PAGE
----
Business Continuity In The COVID Era: Here’s What You Must Do

By Guest Author | covid | May 27, 2020

The year 2020 brought a rough start for the world. While the healthcare systems across the globe are bearing the brunt of the COVID-19 pandemic, things are equally challenging for businesses. They have been forced to switch to the remote working model because of the mandatory lockdowns across the globe. And as if that is not enough, there are risks like data loss and cybersecurity they have to combat with their employees working from home. During such unanticipated situations, only a contingency plan to continue business operations can keep them going. 

Do you have a business continuity plan for your organization? Have you thought about getting out of the fix if a disaster strikes? Are you confident enough about your readiness to deal with any kind of emergencies in the current scenario? If the answers to these questions are yes, you are safe. But if not, you should start working to formulate a business continuity plan to ensure that your company continues to operate at the same level regardless of the crisis. Here are the key elements that you must integrate into this plan.

Start with risk assessment 

First things first, you will need a comprehensive risk assessment for your business. This is done with a Business Impact Analysis (BIA), which anticipates the critical business functions and related resources that are likely to be influenced. Further, it reveals the extent to which these operations could be affected by the disruption. Simply speaking, BIA refers to the assessment of potential loss that a business may sustain during a disaster. After BIA, you will be able to shortlist the mission-critical aspects and also decide an optimal recovery time for your organization.

Move ahead with risk mitigation 

The next step is about risk mitigation, chiefly cyber risks because these are the ones that matter the most with the switch to a remote working model. The main focus should be on eliminating the loopholes that are a risk to the safety of business assets and operations. The risk mitigation strategy needs to be a comprehensive one, covering detailed IT backups, cutting the points of dependency, checking third-party readiness, and building preventive maintenance and testing programs. Additionally, you need to maintain adequate stock of hardware, critical equipment, or tools to repair or replace when needed.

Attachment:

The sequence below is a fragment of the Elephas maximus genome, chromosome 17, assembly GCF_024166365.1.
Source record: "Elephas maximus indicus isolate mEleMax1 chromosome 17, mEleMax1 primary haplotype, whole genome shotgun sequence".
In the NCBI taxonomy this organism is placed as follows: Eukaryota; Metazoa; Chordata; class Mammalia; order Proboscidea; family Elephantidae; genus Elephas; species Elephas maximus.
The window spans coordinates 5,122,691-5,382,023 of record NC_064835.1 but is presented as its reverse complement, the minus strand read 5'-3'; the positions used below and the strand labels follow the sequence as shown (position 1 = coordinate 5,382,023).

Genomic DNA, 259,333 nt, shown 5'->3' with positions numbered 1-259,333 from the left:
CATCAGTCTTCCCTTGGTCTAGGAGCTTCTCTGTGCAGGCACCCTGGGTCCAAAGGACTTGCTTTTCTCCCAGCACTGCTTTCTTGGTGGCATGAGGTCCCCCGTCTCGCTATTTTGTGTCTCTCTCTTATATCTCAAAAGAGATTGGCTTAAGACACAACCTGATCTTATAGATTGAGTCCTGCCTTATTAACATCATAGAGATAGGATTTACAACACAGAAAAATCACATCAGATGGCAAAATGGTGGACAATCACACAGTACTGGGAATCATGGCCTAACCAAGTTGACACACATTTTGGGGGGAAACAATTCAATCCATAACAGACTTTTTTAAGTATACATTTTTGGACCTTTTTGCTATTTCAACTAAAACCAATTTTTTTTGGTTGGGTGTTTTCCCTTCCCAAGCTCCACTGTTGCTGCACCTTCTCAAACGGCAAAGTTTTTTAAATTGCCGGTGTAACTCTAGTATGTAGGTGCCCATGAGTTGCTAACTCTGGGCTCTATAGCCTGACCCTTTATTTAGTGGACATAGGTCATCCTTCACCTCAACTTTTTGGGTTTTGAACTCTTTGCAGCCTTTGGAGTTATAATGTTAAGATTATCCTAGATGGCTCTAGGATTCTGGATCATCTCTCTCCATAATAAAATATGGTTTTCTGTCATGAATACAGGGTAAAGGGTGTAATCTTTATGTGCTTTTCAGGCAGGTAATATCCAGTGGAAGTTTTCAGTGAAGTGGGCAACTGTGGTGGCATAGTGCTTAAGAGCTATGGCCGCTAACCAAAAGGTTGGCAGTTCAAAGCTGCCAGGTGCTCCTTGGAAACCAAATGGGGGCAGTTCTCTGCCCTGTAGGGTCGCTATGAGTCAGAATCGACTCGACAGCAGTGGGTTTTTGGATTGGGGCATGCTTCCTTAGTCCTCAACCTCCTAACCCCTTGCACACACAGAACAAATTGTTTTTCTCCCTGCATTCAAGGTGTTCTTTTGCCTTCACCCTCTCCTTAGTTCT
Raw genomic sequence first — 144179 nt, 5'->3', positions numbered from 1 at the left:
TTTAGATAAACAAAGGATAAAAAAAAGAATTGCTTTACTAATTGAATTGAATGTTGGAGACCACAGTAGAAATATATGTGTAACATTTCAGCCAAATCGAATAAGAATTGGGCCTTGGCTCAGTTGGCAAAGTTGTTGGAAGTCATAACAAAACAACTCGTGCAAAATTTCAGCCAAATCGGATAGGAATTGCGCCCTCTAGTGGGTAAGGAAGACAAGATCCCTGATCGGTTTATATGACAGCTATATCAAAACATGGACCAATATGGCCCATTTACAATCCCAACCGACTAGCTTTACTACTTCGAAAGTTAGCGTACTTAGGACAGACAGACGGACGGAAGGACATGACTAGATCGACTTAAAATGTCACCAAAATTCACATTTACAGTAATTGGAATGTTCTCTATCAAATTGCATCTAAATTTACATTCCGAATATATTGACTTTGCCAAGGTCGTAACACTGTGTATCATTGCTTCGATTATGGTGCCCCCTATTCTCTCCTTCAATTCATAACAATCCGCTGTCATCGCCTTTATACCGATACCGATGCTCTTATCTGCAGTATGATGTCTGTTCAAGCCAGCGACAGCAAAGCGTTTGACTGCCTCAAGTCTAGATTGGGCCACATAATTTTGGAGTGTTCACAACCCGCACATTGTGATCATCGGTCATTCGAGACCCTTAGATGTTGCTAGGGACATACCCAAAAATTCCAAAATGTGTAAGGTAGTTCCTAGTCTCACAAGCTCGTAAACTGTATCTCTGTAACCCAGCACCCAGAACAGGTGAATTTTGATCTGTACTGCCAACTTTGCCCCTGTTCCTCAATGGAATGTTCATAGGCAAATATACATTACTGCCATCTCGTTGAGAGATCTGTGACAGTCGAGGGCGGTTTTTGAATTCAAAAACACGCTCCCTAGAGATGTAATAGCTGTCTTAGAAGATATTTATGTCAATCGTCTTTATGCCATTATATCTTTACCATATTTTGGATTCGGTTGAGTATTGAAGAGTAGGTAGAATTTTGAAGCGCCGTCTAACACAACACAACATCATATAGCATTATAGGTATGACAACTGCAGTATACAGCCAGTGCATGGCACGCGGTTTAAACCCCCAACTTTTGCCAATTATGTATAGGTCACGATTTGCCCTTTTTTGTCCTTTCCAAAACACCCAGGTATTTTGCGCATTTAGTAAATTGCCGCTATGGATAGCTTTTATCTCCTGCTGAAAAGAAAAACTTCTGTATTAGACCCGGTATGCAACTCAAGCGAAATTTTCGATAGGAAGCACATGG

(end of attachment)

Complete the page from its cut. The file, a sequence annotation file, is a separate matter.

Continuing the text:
Implement business continuity strategies 

Essentially, business continuity is about identifying the alternative practices to continue the daily operations, which every business has done by letting people work from home. It is best to hire third-party service providers for IT support because they will have you covered while your in-house team looks after the other aspects. Look for a provider that offers IT support with guaranteed response times because quick troubleshooting can make all the difference to the productivity and morale of remote workers. Apart from switching to remote operations, make sure that your business is always available to the customers.

Assign responsibilities 

The success of business continuity strategies greatly depends on how well every team member fits in their roles and fulfills their responsibilities. Assigning clear roles and responsibilities is, therefore, an essential aspect of continuity of operations. Start by determining an individual or team that would be responsible for maintaining and executing the business continuity plan for your organization. Don’t just assign responsibilities but delegate authority as well. Sharing the responsibility with other team members is a great idea because it makes them feel empowered and boosts their morale during the tough phase.

Look for potential issues 

It is easy to be overenthusiastic and feels that you have the best plan in place but things seldom go as planned, particularly in an emergency. Finding the potential threats or issues in your plan makes sense so that you can have a plan B for every failure or glitch. This will also cut down the need to realign and modify, which can ultimately save you a lot of time and money. Document the issues that could possibly arise and create a viable action plan to combat each of them. List the responsibilities of the designated people so that everyone knows what they have to do in an emergency.

When it comes to business continuity in a crisis like this one, you cannot overlook the role of people to keep your organization surviving and running smoothly. You can never be prepared enough, so the best approach is to choose professionals you would want to spearhead the company during disasters. Regular training sessions can be a good measure for preparing experts to handle the roles, while trust and transparency are equally valuable.